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Low-Water Smallmouth Bass

 

Using some simple techniques and looking for certain things you can still enjoy productive smallmouth bass fishing.

 

One of the most challenging situations for the smallmouth bass fisherman is when streams and rivers get low and extremely clear. The hot, dry days of summer can take their toll, causing stream flows to drop off significantly. Adding even more misery, the reduced flow causes the water to become super clear. So clear that at times it may seem you are viewing the bottom through nothing more than a sheet of glass and your every move is telegraphed through the water at the speed of light.


Angler probes a hot low-water smallmouth bass holding area

Angler probes a hot low-water smallmouth bass spot.

As the stream flow drops and the water becomes shallower, many areas of the stream become uninhabitable for smallmouth bass. This causes the smallies to begin to move to areas of the stream where their needs can be met. In effect, this concentrates the fish into smaller and smaller areas as water levels continue to drop.

On this face of it, this sounds like conditions that should provide a smallmouth fishing bonanza. With all the bronze concentrated in small, predictable spots in a given stretch of water, it should be like shooting fish in the proverbial barrel. If only it were that simple. But, unfortunately, it isn't. The concentrating of the fish is not the only dynamic at work in this situation.

One thing to remember is that the world is not only getting smaller for Mr. Bronzeback, it is also getting smaller for the forage species of the flow. This concentrates the food as well as the smallmouth bass in a given stretch. Making it easier for the smallies to get a meal, and your lure becomes just one of many feeding opportunities

All is not lost though. Using some simple techniques and looking for certain things you can still enjoy productive smallmouth bass fishing. In this article I am going to tell you about some of the things I do when faced with these tough conditions.


Stealth Techniques for Low-Water Smallmouth

More than in any other situation, stealth is important when approaching any spot potentially holding smallmouth bass during a low-water period. I try to be aware of everything around me and all my movements while getting into position to fish an area.

Keeping a low profile as you move along and in the stream is very important. If I can see directly into the area I am about to fish, any smallmouth bass holding there can likely see me also. This is especially true when moving along high stream or river banks. The high vantage point will make your silhouette stand out like a sore thumb. For this reason I try to make my approach crouched down, or even on my knees in some cases. At the very least I try to use any streamside vegetation to break up my form.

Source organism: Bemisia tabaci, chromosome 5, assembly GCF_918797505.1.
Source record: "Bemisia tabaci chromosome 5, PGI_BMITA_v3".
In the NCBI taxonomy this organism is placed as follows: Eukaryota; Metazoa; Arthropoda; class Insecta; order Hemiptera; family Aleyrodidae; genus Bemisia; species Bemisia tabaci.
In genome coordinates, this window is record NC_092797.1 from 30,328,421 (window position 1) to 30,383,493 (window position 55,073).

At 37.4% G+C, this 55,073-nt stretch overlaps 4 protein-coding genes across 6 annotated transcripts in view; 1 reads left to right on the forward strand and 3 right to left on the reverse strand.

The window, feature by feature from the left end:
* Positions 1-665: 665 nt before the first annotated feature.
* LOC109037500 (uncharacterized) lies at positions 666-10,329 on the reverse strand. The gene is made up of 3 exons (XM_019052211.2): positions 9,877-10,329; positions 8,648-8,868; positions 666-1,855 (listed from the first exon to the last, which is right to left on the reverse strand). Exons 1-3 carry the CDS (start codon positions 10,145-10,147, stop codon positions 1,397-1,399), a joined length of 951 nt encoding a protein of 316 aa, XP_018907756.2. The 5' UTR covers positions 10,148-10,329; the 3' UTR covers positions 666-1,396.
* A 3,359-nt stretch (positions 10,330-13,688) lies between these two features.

A great stream run for low-water smallmouth bass

Deep runs can be a gold mine for low-water bronze.

I also try to stay aware of my position in relation to the sun and where my shadow is being cast. Since a number of threats to a smallmouth bass's well being come from above they are very aware of movement and shadows cast above them. While it may be just your head happily bobbing along as you plunder along the stream bank, to a smallmouth it could very well look like the shadow of a swooping bird of prey.

When moving in the water, your profile is not the only thing you need to remain aware of. Wading technique is extremely important too. Nothing in the world will send a pod of low-water smallmouth bass scampering for parts unknown like a sloppy wader sloshing through the stream. I always wade carefully to minimize the noise and disturbance created on the water's surface.

Using Tim's "Wader's Shuffle" approach helps me move quietly into position. If you are not familiar with this technique (described in both his spin and fly books) you will be rewarded handsomely in situations like this by employing it.

I also attempt to approach from a downstream position whenever possible. Wading upstream helps to conceal your movements. Any sound or disturbance is less likely to make its way to the smallmouth when downstream of the fishing spot. The current will help carry any mistakes harmlessly downstream.


Low-Water Smallmouth Bass Lures

No discussion of a smallmouth bass fishing situation would be complete without at least a cursory look at lures. As I would at any other time of the year, I still look to make presentations in all three major zones of the water column - top, middle and bottom. The only thing I usually change up is size and in some cases color choices.

Now, I am not what you would call a "color" person. It is my opinion that in river smallmouth bass fishing a proper presentation trumps color choice almost every time. However, low-water is one time that I do pay a little more attention to color.

In low-water I tend to choose more natural and subdued colors. I also try to match the predominant forage in the river or stream if possible. In the arena of bottom bouncing lures like tubes, it is harder to "match the hatch", but choosing a lure color that closely matches the color of the bottom substrate will put you in the ballpark.